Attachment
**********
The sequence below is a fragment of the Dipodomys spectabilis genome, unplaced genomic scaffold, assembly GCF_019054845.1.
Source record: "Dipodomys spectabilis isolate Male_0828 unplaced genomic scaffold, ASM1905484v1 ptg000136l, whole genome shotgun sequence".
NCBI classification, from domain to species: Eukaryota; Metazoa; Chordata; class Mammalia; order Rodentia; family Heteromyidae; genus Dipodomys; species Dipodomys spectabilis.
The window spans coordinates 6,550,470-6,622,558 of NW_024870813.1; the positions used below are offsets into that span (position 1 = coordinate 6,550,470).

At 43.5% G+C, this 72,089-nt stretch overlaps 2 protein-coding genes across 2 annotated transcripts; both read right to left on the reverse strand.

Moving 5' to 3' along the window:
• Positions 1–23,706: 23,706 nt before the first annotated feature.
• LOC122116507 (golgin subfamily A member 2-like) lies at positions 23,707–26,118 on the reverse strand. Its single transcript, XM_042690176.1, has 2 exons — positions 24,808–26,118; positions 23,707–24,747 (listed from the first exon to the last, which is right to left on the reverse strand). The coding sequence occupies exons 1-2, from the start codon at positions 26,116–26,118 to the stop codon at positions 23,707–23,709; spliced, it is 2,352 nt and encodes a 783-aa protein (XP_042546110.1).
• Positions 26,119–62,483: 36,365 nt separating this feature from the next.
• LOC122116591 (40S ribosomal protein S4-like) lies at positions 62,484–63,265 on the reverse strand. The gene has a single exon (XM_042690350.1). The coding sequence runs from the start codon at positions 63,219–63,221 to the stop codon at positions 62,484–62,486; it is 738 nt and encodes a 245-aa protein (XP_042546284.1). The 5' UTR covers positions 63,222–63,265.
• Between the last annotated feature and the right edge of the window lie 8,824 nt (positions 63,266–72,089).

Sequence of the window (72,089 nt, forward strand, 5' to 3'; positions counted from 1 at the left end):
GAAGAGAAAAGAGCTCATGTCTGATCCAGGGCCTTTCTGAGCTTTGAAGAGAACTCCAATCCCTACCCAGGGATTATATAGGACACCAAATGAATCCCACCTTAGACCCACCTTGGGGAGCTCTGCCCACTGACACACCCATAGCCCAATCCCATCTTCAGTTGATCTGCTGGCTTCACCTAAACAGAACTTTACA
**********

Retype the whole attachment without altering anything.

The sequence below is a fragment of the Dipodomys spectabilis genome, unplaced genomic scaffold, assembly GCF_019054845.1.
Source record: "Dipodomys spectabilis isolate Male_0828 unplaced genomic scaffold, ASM1905484v1 ptg000136l, whole genome shotgun sequence".
NCBI classification, from domain to species: Eukaryota; Metazoa; Chordata; class Mammalia; order Rodentia; family Heteromyidae; genus Dipodomys; species Dipodomys spectabilis.
The window spans coordinates 6,550,470-6,622,558 of NW_024870813.1; the positions used below are offsets into that span (position 1 = coordinate 6,550,470).

At 43.5% G+C, this 72,089-nt stretch overlaps 2 protein-coding genes across 2 annotated transcripts; both read right to left on the reverse strand.

Moving 5' to 3' along the window:
• Positions 1–23,706: 23,706 nt before the first annotated feature.
• LOC122116507 (golgin subfamily A member 2-like) lies at positions 23,707–26,118 on the reverse strand. Its single transcript, XM_042690176.1, has 2 exons — positions 24,808–26,118; positions 23,707–24,747 (listed from the first exon to the last, which is right to left on the reverse strand). The coding sequence occupies exons 1-2, from the start codon at positions 26,116–26,118 to the stop codon at positions 23,707–23,709; spliced, it is 2,352 nt and encodes a 783-aa protein (XP_042546110.1).
• Positions 26,119–62,483: 36,365 nt separating this feature from the next.
• LOC122116591 (40S ribosomal protein S4-like) lies at positions 62,484–63,265 on the reverse strand. The gene has a single exon (XM_042690350.1). The coding sequence runs from the start codon at positions 63,219–63,221 to the stop codon at positions 62,484–62,486; it is 738 nt and encodes a 245-aa protein (XP_042546284.1). The 5' UTR covers positions 63,222–63,265.
• Between the last annotated feature and the right edge of the window lie 8,824 nt (positions 63,266–72,089).

Sequence of the window (72,089 nt, forward strand, 5' to 3'; positions counted from 1 at the left end):
GAAGAGAAAAGAGCTCATGTCTGATCCAGGGCCTTTCTGAGCTTTGAAGAGAACTCCAATCCCTACCCAGGGATTATATAGGACACCAAATGAATCCCACCTTAGACCCACCTTGGGGAGCTCTGCCCACTGACACACCCATAGCCCAATCCCATCTTCAGTTGATCTGCTGGCTTCACCTAAACAGAACTTTACA